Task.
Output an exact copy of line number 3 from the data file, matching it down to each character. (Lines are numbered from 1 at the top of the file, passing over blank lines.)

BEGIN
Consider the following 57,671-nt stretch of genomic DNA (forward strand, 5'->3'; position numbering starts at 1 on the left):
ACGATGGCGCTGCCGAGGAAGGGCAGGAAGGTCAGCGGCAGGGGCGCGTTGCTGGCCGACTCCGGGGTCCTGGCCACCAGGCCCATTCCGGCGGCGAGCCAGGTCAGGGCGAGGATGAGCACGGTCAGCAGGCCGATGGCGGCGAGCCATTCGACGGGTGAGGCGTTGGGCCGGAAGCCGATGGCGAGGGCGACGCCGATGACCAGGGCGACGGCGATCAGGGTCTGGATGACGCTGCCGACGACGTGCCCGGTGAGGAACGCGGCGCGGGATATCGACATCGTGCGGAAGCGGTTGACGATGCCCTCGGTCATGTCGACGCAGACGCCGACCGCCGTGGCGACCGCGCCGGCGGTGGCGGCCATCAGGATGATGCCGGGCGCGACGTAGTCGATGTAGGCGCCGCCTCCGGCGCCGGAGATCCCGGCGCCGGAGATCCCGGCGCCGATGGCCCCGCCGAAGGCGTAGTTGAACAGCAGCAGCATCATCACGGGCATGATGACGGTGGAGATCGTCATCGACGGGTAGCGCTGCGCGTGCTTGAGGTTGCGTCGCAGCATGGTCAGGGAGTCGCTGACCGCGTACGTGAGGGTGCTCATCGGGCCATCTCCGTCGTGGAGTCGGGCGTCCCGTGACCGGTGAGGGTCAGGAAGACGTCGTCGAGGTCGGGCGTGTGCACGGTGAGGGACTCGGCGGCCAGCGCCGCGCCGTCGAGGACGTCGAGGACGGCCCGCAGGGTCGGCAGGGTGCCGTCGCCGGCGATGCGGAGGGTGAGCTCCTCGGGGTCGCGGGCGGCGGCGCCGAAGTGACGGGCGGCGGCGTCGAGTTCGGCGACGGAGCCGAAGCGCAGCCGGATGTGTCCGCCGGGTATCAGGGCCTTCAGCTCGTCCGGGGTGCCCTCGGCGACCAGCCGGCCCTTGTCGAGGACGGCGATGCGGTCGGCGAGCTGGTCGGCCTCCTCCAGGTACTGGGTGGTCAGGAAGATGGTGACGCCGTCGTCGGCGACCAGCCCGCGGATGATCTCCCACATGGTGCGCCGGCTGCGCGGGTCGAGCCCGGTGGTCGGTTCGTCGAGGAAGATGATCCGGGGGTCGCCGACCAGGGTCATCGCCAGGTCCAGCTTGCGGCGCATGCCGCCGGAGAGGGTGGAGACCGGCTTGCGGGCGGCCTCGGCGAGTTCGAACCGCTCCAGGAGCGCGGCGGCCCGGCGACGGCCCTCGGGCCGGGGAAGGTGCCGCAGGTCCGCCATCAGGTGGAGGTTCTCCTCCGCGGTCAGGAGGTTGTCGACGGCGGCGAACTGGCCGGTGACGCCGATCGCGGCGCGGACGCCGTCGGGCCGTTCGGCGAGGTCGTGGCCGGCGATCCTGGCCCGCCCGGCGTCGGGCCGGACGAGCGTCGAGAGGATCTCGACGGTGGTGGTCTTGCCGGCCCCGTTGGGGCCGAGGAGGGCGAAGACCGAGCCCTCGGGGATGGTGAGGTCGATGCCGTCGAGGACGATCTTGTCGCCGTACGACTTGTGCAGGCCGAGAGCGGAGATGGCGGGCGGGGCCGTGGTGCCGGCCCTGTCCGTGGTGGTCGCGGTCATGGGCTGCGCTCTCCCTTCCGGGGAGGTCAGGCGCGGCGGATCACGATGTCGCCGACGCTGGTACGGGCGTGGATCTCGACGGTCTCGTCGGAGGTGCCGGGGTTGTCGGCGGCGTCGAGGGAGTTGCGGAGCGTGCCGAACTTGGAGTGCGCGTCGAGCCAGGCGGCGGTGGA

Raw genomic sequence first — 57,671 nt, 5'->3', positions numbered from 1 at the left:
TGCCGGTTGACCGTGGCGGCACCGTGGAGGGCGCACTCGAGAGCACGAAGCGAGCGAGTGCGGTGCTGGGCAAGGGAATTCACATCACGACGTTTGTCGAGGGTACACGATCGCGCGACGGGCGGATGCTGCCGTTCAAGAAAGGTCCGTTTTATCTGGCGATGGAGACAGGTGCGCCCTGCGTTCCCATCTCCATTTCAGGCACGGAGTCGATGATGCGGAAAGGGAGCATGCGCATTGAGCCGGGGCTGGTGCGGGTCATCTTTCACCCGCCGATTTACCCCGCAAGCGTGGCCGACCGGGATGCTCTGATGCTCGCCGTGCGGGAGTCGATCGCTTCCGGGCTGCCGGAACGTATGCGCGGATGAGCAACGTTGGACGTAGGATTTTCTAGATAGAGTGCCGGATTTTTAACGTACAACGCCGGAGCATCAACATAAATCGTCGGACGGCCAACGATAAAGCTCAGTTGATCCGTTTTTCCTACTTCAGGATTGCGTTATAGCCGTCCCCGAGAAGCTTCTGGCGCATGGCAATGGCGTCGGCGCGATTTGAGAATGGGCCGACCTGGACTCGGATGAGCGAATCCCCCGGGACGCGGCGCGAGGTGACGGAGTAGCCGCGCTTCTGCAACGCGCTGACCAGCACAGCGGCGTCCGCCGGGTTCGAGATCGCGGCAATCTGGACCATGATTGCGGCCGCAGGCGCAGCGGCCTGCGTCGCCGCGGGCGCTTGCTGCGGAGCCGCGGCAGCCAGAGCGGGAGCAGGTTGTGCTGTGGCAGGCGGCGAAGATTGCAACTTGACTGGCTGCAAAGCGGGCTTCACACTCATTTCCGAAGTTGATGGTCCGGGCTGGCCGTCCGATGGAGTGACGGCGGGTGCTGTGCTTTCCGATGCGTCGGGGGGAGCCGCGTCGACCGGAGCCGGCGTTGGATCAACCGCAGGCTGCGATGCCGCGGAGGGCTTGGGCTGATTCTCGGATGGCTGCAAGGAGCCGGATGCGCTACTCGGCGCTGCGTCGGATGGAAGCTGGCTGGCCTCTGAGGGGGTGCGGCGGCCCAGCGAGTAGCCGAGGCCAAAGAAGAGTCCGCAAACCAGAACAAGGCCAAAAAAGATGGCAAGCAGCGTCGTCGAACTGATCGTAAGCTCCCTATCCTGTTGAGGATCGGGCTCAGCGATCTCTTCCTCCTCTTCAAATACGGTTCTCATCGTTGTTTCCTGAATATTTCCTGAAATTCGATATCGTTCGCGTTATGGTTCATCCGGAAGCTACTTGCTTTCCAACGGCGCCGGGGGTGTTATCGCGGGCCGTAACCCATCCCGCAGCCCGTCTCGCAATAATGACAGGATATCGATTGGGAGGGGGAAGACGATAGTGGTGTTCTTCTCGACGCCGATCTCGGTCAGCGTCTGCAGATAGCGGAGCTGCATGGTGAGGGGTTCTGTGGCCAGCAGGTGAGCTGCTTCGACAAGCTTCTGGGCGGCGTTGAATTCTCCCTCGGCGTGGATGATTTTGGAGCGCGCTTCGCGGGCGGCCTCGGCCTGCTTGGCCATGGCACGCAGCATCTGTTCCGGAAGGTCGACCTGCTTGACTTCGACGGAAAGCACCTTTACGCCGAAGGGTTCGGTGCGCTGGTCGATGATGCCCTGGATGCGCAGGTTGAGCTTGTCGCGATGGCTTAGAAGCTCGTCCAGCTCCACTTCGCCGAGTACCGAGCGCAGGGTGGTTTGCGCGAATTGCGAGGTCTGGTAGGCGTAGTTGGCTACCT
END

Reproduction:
Raw genomic sequence first — 57,671 nt, 5'->3', positions numbered from 1 at the left: